Now, I can remember which books I read when I was younger that featured LGBTQ characters because there were so few and honestly I think they were just LGB, no Ts or Qs. And, sadly, I can’t recall reading any books that featured a disabled MC. I wish I had. I want kids and teens to get to read like that—where it’s just normal to see all of these types of characters because it builds empathy in real life. People are people and just want to be accepted for who they are. Books help us with this process.

So calm down. If you don’t want to read books with characters that don’t look, act, or think like you, I promise, there is no lack of books for you. They’ve been published a lot and will continue to be published. But stop freaking out at people who want the people who control the money to know we will buy these books, we will read them, we will go see their film adaptation. They will get a return on their investment. And you will be fine, it won’t hurt you one little bit.

Now, if you’re on Twitter go check out these hashtags to start building your TBR lists. #ownvoices #istandwithdiversity

If you want to leave some book recs in the comments, please do! I can give a shout out to a few I’ve read recently: An Ember in the Ashes, This is Where it Ends, and the Don’t Get Mad Series. And speaking of witches, I’m excited to pick up Labyrinth Lost.

Let’s hear your recommendations!

And the winner is….

…not me.

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But I did get to be a finalist!

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A few months ago, I entered my novella The Secret of Obedience in the Virginia Romance Writers Hold Medallion Award contest. I’m not much for contests, and I didn’t know how my novella would be received. While the Holt is open to all romance writers, Secret is a story about a gay college boy and his Vietnamese boyfriend.

Well, the don’t start out as boyfriends, but it *is* a romance…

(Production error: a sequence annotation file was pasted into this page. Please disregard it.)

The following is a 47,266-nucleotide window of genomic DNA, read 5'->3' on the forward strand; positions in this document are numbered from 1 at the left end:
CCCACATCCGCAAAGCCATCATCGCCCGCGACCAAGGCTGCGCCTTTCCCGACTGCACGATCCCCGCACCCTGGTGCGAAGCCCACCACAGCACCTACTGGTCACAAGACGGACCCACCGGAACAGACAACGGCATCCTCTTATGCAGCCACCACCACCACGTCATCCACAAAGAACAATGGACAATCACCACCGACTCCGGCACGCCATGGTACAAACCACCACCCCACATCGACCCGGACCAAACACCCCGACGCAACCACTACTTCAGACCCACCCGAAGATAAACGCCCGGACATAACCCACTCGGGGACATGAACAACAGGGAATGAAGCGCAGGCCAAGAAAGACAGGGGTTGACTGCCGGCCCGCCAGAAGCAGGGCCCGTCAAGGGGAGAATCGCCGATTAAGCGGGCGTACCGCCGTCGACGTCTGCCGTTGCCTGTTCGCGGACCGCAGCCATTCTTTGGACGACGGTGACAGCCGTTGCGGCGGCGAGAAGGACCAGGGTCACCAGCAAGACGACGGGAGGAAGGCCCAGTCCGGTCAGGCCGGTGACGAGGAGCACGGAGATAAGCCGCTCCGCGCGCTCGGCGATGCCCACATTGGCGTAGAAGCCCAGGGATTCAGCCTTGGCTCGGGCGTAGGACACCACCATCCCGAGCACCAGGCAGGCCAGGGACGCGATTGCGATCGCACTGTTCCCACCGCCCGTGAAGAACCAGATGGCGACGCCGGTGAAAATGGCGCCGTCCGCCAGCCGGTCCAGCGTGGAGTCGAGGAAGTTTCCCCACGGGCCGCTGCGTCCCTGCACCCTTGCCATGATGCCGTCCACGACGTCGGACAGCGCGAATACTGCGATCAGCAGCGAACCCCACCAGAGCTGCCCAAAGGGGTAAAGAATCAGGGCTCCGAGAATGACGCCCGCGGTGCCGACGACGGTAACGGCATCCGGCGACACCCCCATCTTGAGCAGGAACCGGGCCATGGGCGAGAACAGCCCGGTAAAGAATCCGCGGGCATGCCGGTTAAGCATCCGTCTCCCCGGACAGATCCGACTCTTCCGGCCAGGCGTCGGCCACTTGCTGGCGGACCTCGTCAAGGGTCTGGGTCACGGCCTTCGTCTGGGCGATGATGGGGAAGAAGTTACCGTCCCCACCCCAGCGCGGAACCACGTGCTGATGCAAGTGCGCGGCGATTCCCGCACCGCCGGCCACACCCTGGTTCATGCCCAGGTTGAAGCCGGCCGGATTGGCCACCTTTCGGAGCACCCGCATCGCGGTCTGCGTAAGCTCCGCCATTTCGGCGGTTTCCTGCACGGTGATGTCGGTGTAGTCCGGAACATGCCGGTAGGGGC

Even though I didn’t win, acknowledging this award has me thinking lots of thinking thoughts.

And chief among those thoughts?

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YEAH!!!

Somebody out there liked my story, liked it enough to put it in the top five entries in the contest. For me, there’s an extra layer of goodness knowing that the Virginia Romance Writers treated an m/m romance the same as any other.

I can’t speak for every writer out there, but I think most m/m or queer or lgbt writers want their stories on the same bookshelves as any other stories. They don’t want to be set off to the side in their own little section, where readers have to take that extra step to find them. That’s why when Publishers Weekly says Alexis Hall’s For Real is one of the best romances of 2015, or when Heidi Cullinan and Amy Lane (and Alexis, too!) are nominated for RITA awards, it’s a big deal.

And that’s not to put my story on the same level as theirs. Secret is a good story, and I love the characters, but I worry that my take on a queer Vietnamese young man doesn’t do justice to the lived experience of someone who is in the same position. It works, as far as it goes, but I wonder if I’d done a bit more research, could I have made it better. I’d hate thinking one of my characters brings someone else down, you know?

But for today, I’m going to twirl like Stevie, happy to know there’s one more organization out there willing to judge a story by the romance, not the characters’ gender. I hope if the judges hadn’t read m/m before, that they seek out more, because there are some fantastic writers exploring all different aspects of what it means to be gay and lesbian and queer and bisexual and trans and ACE and all the variations in between.

I’m going to leave you with an teaser from Secret